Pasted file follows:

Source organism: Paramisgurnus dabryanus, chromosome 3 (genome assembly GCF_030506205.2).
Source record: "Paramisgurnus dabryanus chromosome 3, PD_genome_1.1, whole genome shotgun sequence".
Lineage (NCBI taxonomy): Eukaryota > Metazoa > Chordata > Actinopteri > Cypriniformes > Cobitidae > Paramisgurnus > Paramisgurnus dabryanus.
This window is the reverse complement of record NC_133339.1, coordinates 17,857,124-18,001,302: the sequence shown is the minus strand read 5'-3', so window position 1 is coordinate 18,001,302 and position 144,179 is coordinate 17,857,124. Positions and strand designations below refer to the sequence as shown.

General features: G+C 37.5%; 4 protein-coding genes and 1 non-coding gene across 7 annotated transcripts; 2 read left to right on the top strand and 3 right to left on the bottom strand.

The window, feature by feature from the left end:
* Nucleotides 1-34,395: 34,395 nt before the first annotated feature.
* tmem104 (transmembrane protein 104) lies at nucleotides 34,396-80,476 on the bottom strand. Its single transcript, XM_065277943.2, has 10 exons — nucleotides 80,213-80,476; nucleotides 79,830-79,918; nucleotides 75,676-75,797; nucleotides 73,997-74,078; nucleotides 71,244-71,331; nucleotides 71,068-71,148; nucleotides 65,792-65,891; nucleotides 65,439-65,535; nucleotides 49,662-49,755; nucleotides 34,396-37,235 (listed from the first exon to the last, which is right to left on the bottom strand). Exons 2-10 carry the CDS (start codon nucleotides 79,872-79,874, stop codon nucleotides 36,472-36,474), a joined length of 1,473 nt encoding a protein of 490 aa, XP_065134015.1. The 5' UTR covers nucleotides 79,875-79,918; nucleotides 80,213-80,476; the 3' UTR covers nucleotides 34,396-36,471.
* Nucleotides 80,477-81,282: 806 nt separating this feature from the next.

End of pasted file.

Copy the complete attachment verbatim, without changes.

Source organism: Paramisgurnus dabryanus, chromosome 3 (genome assembly GCF_030506205.2).
Source record: "Paramisgurnus dabryanus chromosome 3, PD_genome_1.1, whole genome shotgun sequence".
Lineage (NCBI taxonomy): Eukaryota > Metazoa > Chordata > Actinopteri > Cypriniformes > Cobitidae > Paramisgurnus > Paramisgurnus dabryanus.
This window is the reverse complement of record NC_133339.1, coordinates 17,857,124-18,001,302: the sequence shown is the minus strand read 5'-3', so window position 1 is coordinate 18,001,302 and position 144,179 is coordinate 17,857,124. Positions and strand designations below refer to the sequence as shown.

General features: G+C 37.5%; 4 protein-coding genes and 1 non-coding gene across 7 annotated transcripts; 2 read left to right on the top strand and 3 right to left on the bottom strand.

The window, feature by feature from the left end:
* Nucleotides 1-34,395: 34,395 nt before the first annotated feature.
* tmem104 (transmembrane protein 104) lies at nucleotides 34,396-80,476 on the bottom strand. Its single transcript, XM_065277943.2, has 10 exons — nucleotides 80,213-80,476; nucleotides 79,830-79,918; nucleotides 75,676-75,797; nucleotides 73,997-74,078; nucleotides 71,244-71,331; nucleotides 71,068-71,148; nucleotides 65,792-65,891; nucleotides 65,439-65,535; nucleotides 49,662-49,755; nucleotides 34,396-37,235 (listed from the first exon to the last, which is right to left on the bottom strand). Exons 2-10 carry the CDS (start codon nucleotides 79,872-79,874, stop codon nucleotides 36,472-36,474), a joined length of 1,473 nt encoding a protein of 490 aa, XP_065134015.1. The 5' UTR covers nucleotides 79,875-79,918; nucleotides 80,213-80,476; the 3' UTR covers nucleotides 34,396-36,471.
* Nucleotides 80,477-81,282: 806 nt separating this feature from the next.